Tag Archives | Psychology of Money

Thriving After the Recession

While a lot of people are still deeply impacted by the recession, a number of post-recession articles are starting to emerge, including one from US News & World Report that suggested 10 ways to “thrive” after the recession. It described the new “evolved consumer” who “shops with more discipline and focuses on buying products with […]

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Don’t Touch, Don’t Buy

A recent Time magazine article summarized the latest findings from the increasingly sophisticated science of retailing. Researchers have found that touching a product in a store increases a shopper’s sense of ownership (the “endowment effect”), and that increases the likelihood that he or she will buy the product. One retailer that maximizes this approach to […]

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Of Calories and Cash

There are a number of parallels between the worlds of nutrition and finance. On the negative side, people tend to describe a budget in the same terms they use to describe a diet – it’s something one goes on, as in, “Poor Brian, he’s on a budget.” However, as was pointed out in a New […]

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Irrational Money Moves

Some of the most interesting (and odd!) research about money comes from behavioral economists and psychologists. As noted in a recent Economist article, one study found that diners tend to spend more in a restaurant named “Cafe 97” than one named “Cafe 17.” Another study looked the behavior of people who carry a balance on […]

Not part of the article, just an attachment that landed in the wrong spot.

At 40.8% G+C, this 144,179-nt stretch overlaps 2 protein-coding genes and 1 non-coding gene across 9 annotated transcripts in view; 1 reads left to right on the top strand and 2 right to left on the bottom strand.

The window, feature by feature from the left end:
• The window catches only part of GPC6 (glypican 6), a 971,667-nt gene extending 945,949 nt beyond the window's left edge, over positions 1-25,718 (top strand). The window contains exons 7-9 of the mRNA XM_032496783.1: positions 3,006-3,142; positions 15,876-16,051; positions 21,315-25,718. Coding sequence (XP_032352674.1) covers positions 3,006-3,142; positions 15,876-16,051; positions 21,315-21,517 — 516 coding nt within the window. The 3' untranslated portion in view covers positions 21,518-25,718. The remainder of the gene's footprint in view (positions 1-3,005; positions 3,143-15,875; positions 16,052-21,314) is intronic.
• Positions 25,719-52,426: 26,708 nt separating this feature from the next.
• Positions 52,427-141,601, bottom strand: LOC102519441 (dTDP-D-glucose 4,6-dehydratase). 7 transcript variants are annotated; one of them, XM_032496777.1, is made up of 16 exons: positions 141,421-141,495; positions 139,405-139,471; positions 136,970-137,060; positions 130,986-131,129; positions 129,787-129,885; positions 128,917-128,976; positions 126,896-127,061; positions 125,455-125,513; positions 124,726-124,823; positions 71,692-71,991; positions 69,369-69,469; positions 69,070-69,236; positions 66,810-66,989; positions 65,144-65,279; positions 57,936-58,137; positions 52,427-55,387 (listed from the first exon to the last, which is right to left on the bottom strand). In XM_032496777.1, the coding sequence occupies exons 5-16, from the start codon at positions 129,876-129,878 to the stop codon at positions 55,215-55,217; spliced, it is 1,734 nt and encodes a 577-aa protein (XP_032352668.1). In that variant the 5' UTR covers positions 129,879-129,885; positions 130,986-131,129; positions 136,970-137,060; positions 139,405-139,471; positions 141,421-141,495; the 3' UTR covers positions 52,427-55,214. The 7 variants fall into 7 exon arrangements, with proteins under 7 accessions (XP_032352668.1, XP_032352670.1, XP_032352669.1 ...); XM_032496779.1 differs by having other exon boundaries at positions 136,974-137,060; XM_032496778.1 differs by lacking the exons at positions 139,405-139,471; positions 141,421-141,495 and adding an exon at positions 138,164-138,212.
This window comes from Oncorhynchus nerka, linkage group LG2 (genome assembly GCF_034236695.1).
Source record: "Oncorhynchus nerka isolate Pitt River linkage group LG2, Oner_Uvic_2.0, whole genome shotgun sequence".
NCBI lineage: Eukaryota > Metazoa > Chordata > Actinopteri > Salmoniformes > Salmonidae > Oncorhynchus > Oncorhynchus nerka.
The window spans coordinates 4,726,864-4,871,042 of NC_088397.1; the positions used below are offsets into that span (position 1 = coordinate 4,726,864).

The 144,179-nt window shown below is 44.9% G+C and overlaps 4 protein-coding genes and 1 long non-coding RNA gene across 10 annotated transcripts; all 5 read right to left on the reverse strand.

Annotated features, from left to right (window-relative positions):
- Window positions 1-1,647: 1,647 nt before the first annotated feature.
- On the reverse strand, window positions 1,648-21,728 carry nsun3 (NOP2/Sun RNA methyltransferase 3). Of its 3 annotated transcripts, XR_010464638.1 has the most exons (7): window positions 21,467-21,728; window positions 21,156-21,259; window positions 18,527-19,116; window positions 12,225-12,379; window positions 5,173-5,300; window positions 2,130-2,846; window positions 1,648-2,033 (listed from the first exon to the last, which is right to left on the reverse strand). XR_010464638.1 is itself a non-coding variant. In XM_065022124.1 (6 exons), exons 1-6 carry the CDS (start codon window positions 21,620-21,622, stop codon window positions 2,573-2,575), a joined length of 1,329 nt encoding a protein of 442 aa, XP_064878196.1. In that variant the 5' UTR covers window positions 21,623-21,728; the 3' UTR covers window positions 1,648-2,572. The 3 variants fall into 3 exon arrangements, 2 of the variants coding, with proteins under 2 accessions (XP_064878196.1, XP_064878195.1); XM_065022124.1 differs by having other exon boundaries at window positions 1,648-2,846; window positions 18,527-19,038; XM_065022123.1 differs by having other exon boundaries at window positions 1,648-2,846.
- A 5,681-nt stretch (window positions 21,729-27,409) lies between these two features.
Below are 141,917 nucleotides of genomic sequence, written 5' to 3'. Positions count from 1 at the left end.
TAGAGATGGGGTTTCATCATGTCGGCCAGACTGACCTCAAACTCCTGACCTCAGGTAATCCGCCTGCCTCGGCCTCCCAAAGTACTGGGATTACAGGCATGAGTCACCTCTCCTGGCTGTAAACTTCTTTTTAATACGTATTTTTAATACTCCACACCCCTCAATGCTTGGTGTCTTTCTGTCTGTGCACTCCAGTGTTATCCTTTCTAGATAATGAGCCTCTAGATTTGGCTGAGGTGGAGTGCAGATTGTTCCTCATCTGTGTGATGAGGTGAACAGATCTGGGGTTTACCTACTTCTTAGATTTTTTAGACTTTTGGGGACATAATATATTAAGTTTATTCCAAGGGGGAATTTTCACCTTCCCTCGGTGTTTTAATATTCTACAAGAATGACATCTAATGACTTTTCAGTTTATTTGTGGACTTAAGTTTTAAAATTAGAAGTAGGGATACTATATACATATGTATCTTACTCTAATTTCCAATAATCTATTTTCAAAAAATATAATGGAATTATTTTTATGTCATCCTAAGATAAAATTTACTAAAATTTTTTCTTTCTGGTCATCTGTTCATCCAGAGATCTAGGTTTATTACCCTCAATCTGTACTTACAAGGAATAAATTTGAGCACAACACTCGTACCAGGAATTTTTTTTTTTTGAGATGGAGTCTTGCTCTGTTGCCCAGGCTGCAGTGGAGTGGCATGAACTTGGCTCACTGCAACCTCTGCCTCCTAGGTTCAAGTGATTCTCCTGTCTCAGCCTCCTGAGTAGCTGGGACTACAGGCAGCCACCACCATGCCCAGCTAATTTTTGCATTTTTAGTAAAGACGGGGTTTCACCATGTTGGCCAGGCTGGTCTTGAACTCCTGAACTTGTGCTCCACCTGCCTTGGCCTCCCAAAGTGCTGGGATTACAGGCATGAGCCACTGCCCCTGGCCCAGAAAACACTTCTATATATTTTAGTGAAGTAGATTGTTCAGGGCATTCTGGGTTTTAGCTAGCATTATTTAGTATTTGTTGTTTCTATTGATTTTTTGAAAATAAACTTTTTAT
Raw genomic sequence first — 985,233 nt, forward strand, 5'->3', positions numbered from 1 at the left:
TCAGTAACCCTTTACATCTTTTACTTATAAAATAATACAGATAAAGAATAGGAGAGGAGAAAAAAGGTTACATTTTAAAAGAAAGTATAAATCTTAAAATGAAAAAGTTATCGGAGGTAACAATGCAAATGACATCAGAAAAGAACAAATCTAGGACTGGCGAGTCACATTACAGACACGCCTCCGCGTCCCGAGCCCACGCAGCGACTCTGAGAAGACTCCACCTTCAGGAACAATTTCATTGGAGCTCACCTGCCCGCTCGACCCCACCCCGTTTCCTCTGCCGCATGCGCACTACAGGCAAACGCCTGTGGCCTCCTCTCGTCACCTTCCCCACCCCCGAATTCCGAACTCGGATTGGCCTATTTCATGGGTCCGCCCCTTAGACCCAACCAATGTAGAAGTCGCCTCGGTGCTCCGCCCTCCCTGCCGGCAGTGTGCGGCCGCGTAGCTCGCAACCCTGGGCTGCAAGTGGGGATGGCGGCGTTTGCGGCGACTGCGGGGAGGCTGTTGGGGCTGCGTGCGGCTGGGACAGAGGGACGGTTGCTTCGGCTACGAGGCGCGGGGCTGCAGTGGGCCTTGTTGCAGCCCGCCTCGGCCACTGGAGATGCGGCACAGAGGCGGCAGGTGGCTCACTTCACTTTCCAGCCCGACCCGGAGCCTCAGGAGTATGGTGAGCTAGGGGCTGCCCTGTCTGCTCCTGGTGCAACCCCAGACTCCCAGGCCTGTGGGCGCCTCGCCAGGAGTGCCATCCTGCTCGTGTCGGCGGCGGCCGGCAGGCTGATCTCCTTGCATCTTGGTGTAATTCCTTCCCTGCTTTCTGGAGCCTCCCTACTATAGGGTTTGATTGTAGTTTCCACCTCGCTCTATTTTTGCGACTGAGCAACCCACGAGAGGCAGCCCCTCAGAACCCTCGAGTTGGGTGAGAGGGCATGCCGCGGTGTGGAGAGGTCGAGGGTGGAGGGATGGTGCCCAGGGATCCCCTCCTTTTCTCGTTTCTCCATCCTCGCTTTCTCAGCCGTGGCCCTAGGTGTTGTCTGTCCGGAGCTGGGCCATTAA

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Deals That Delight

One upside to a down economy is that lots of products are on deep discount before Christmas. But which deals will truly satisfy? According to a recent Wall Street Journal article, behavioral economists and psychologists have found that products that enrich your relationship with friends or family members rate the highest on the satisfaction scale. […]

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Learning From Marketers’ Playbooks

Some of the best insights about shopping smart come from marketers. The trick is to learn their strategies for separating us from our money, and then play defense. That was the focus of a great post on the Get Rich Slowly blog, which reviewed the book, “Why We Buy.” For example, retailers do what they […]

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Why We Feel So Bad

According to a CNN/Opinion Research Corp. poll, nearly 60 percent of Americans believe a depression is “somewhat likely” (38 percent) or “very likely” (21 percent). However, the CNNMoney.com article that reported on the findings noted that economists “generally don’t believe another depression is likely.” If “irrational exuberance” helped drive the market up, “loss aversion” may […]

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Name Your Price

Haggling has long been an assumed part of the home- and car-buying experience. But in a down economy more and more retailers, including Best Buy and Home Depot, are going along when people ask for a better price. And not just on big-ticket items. One clothing store shopper profiled in a New York Times article […]

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Raising Money-Smart Kids

A recent article in the Wall Street Journal had some good ideas for helping kids cultivate wise money management habits. Whenever your son or daughter tells you about something they desperately want, add it to a written wish list. A few days or weeks later go over the list to see what they’d still like […]

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